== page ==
When Fonterra was formed back in 2001, there was a great sense of optimism about the potential for a New Zealand dairy company to compete on a truly global scale. The industry’s infighting and parochialism would be a thing of the past and the clear intention was to use the greater efficiencies and scale to create a substantially better performing business model.

The big question 14 years down the track is whether that objective has even remotely been achieved. Fonterra is the world’s leading exporter of milk products and the fourth largest dairy processor, so achievement to date appears consistent with the objective. But for many observers there was another, more ambitious expectation: to establish an internationally competitive value added business to compare and compete with Nestle and Danone. . .

Dairy sector needs to work together to manage downturn:

National accounting and business advisory firm Crowe Horwath is calling on all stakeholders in the dairy industry to work together to help the sector get through the current difficult period of lower milk solid prices.

On the back of dairy companies announcing a string of forecast milk price downgrades and prices continuing to plunge at the Global Dairy Trade (GDT) auctions, predictions are the current hard times for the dairy sector could potentially last another 18 months to two years.

Crowe Horwath says given the scale of the challenge now being faced by the industry, doing nothing is not an option for anyone involved, including farmers, banks, farm consultants and business advisors. . .

 

Fish & Game Calls for Fonterra to Lift Its Game After Pollution Conviction:

Fish & Game says Fonterra needs to lift its game after the dairy giant was fined $174,000 for several pollution offences under the Resource Management Act.

The Bay of Plenty Regional Council prosecuted Fonterra for polluting the and other waterways after several wastewater system failures at Fonterra’s Edgecumbe dairy plant.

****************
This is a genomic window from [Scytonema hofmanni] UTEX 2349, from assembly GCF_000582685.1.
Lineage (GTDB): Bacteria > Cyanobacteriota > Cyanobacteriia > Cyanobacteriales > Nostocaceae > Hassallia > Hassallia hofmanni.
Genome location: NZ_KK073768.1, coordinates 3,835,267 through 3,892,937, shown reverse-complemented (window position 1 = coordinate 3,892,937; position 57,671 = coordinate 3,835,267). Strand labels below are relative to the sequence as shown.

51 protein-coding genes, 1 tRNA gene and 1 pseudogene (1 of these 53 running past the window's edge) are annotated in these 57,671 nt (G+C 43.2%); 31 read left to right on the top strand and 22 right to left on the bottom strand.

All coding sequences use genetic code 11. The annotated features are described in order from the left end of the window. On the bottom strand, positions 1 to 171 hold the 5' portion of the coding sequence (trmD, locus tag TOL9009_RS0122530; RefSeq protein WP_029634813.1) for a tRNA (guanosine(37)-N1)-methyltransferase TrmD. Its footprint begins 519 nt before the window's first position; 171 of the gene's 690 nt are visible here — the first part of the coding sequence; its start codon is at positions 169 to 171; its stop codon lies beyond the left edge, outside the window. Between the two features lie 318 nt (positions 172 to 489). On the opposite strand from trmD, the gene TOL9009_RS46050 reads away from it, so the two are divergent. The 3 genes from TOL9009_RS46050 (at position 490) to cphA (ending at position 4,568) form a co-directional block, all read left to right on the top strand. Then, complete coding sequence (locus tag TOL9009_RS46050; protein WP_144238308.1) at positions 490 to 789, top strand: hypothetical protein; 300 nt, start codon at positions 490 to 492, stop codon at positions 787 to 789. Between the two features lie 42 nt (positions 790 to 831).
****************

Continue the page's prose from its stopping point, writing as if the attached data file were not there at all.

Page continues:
The offences occurred several times between September 2014 and April 2015.

Fonterra pleaded guilty to six charges and was sentenced in the Tauranga District Court by Judge Smith. . .

 

I’m worried! I’m sympathising with organic farmers over a land use conflict! – Jim Rose:

Writing this blog of sound mind and sober disposition, I still have considerable sympathy with two organic farmers over a land use conflict they have with the neighbouring gun range.

Local land use regulations allows a gun club to set up 600 m away with competitive shooting days all day for 88 days a year. That is a voluntary self restraint. They could hold shooting competitions every day of the year. The local land use regulations allow the use of guns on rural land. The gun club used this absence of a prohibition on the use of guns in the frequency of use to set up a gun range to fire guns all day long on rural land. . . .

Market Continues to Show Strength:

New Zealand Wool Services International Limited’s General Manager, Mr John Dawson reports that a continuing upward trend at today’s South Island wool sale saw prices increase.